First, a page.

How to Use Financial Ratio Analysis to Strength Business

Financial ratio analysis helps business owners to assess the financial performance of their business by comparing the ratios over periods. It helps to know the position of the company in the industry or to compare the performance with other companies in the industry. The ratio is a relationship between two or more items of the financial statements of the business. However, this article explains how you can use financial ratio analysis to strengthen your business.

Types of Financial Ratio Analysis

The financial ratios can be categorized into four as follows:

  • Profitability ratios
  • Efficiency or activity ratios
  • Liquidity or short-term solvency ratios
  • Long-term stability or longer-term solvency ratio
  • Investors’ ratios

However, the article explains how to improve the business using profitability, efficiency, liquidity, and long-term solvency ratios.

Profitability ratios

Profitability ratios measure the ability of the company to achieve its primary objective which is to create wealth for the owners. They measure the profit made against other items of the financial statements. The examples of profitability ratios include:

Return on capital employed (ROCE)

This is a fundamental ratio that measures the financial performance of your business. I.e. it measures the overall performance of the company by comparing the profit made with capital employed. It is an important tool to measure the effectiveness of the company using its funds to generate profit.

Net profit margin

This measures the percentage of each sales revenue that a company converts to net profit. It is the profit expressed as a percentage of sales. It measures the percentage of sales revenue that a company retained after deducting all operating expenses except interest and tax.

Returns on Shareholders equity (ROE)

It measures the rate of return that the owners received on their investment.  It shows the percentage of profit after tax that the company generates from each dollar of shareholders’ equity. It measures the returns that a company generated on ordinary shareholders’ investment based on the current performance of the company.

Returns on total assets

This measures the profits earned by the company from every $1 invested on assets.

Efficiency or activity ratios

These ratios help to understand the efficiency of the company in utilizing its resources. Examples of efficiency ratios include:

Inventory turnover

This ratio helps the company to understand how often it takes to turn inventory into sales. The higher the number of times, the more efficient the company manages its inventory.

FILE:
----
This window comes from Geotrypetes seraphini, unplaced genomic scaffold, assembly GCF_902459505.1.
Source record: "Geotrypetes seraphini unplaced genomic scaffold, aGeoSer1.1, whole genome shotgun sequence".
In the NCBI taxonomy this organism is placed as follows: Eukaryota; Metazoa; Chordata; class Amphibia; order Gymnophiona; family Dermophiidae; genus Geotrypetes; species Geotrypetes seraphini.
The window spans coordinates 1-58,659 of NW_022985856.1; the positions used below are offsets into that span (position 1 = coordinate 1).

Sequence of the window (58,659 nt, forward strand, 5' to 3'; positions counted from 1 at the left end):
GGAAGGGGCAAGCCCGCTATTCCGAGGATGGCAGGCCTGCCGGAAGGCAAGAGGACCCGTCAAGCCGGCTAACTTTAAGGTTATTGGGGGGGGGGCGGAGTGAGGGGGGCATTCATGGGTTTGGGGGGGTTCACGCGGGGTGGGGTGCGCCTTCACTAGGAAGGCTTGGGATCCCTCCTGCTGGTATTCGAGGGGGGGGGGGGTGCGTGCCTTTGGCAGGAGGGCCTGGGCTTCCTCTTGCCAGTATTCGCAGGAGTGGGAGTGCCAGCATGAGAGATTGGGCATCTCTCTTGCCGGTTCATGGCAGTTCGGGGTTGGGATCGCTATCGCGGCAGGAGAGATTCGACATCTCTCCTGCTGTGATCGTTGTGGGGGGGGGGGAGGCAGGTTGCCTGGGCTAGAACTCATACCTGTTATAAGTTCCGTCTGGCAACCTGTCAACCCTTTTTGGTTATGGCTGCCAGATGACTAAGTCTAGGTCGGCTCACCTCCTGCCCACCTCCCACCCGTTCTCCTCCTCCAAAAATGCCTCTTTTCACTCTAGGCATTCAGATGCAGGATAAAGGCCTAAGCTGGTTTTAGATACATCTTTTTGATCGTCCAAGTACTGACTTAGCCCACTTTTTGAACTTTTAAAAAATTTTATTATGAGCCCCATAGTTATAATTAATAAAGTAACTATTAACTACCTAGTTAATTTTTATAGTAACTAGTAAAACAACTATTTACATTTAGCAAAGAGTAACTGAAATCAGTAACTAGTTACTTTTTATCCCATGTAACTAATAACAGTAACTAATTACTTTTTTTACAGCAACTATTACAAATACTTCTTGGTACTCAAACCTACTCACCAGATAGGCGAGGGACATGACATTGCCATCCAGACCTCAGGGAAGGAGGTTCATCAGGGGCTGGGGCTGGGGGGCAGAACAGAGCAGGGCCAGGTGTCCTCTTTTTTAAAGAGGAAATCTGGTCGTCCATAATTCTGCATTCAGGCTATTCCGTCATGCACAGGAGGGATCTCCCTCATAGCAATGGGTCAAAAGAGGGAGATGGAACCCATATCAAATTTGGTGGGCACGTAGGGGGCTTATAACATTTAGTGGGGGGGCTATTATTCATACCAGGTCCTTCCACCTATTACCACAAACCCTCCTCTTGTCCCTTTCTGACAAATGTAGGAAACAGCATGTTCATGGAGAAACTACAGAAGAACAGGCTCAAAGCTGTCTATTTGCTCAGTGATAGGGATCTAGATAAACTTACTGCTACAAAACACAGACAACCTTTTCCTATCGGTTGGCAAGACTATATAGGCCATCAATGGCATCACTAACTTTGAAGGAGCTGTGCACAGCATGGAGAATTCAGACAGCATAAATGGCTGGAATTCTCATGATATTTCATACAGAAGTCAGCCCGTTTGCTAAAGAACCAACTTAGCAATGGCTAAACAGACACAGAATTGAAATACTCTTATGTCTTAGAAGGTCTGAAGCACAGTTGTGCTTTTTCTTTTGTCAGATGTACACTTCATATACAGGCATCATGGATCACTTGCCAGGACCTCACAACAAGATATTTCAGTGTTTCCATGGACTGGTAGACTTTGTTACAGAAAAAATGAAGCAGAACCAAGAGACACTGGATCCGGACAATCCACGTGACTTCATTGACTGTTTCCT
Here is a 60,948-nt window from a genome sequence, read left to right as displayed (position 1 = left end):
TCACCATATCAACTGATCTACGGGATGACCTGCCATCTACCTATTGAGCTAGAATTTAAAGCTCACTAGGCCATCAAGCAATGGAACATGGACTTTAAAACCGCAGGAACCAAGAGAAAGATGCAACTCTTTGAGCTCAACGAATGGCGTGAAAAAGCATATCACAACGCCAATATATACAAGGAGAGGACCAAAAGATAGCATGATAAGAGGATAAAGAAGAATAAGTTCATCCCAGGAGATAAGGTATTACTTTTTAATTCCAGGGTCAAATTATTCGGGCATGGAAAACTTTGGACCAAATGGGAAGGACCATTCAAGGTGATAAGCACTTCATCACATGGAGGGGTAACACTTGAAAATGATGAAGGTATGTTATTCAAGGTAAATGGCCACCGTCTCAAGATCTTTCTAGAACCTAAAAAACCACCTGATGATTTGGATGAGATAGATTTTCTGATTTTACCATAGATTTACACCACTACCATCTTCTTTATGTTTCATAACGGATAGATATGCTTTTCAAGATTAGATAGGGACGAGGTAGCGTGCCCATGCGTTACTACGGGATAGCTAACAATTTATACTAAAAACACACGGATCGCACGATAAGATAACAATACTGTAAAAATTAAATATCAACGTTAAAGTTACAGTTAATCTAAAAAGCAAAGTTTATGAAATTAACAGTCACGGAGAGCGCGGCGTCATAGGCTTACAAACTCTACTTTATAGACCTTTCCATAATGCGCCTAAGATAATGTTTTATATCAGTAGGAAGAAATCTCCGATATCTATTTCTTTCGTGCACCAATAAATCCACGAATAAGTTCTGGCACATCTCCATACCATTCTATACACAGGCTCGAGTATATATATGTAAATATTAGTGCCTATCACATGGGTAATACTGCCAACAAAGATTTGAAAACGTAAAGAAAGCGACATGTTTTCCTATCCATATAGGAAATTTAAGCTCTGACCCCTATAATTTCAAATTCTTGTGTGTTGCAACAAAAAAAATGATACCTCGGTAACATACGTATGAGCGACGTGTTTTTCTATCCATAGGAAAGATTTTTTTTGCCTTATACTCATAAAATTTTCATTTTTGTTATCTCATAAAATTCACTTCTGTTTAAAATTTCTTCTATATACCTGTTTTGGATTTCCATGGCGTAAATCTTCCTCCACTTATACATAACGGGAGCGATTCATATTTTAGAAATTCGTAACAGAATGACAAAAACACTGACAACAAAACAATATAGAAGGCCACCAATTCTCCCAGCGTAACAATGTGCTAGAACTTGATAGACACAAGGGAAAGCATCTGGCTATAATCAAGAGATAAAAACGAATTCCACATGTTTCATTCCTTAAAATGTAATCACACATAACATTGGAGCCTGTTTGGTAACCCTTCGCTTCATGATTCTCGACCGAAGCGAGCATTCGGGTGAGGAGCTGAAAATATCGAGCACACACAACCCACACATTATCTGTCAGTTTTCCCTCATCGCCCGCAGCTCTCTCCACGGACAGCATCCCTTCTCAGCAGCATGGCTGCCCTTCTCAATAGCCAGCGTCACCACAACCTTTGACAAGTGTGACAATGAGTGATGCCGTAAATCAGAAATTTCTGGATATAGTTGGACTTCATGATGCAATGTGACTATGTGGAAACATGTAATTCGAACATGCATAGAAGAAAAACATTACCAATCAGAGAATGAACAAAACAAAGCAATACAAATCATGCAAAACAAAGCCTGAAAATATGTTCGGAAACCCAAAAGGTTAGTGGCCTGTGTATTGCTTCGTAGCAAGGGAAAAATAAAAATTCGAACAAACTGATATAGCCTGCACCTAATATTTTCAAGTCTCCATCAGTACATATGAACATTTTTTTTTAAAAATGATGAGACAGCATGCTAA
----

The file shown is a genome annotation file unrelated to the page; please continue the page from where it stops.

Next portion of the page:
Inventory holding period

This ratio helps the company to understand the length of time it takes to hold inventory. It measures the average number of days or weeks or months it takes the organization to sell its finished goods.  However, the shorter the period, the better for the company.

Trade receivable collection period

It helps the company to understand how long it takes its customers to pay the amount they owe. It measures how long it takes the company after selling goods on credit to collect the money.

Trade payables payment period

This measures the number of days or weeks or months it takes the company to pay its suppliers after buying goods on credits. However, the longer the period, the better for the company, but it must not be too long unreasonably.

Liquidity or short-term solvency ratios

These ratios help the company to know the ability of the company to settle its short-term obligations as at when due. Examples include:

Current ratio

This measures the ability of the company to use its currents assets to settle short-term obligations as at when due.

Acid test or quick ratio

It measures the ability of the company to use its quick assets to settle short-term obligations as at when due. The quick asset is current assets minus closing inventory.

Cash ratio

This measures the ability of the company to use its high liquid assets such as cash and cash equivalent to settling its short-term obligations as at when due.

Long-term stability or long-term solvency ratios

These ratios measure the ability of the company to settle its long-term obligations as at when due. They measure the relationship between the funds contributed by owners of the business and debt finance from outsiders. Examples include:

Gearing ratio

The ratio measures the financial risk of a business based on how the business is financed. It compares loan capital with owners’ capital to know the level of financial risk exposure to the business. However, a company financed with only equity capital is known as an ungeared company while a company with the combination of both loan and equity capital is known as a geared company.

Total debt ratio

This measures the percentage of total assets of the company financed with the debt capital.

Debt to equity ratio

It measures the percentage of debt capital to the equity capital to determine the level of financial risk exposure to the business.

Interest cover ratio

This measures the ability of the company to use the profit available to pay interest charges. However, the higher the number of times, the better for the company.

Conclusion

However, the financial ratio analysis will help you to understand the financial performance of the company. Therefore, it will help to make better decisions for the improvement of the company. The financial ratio analysis has its advantages as well as its limitation. Do the financial ratio analysis today for a better understanding of your business performance.

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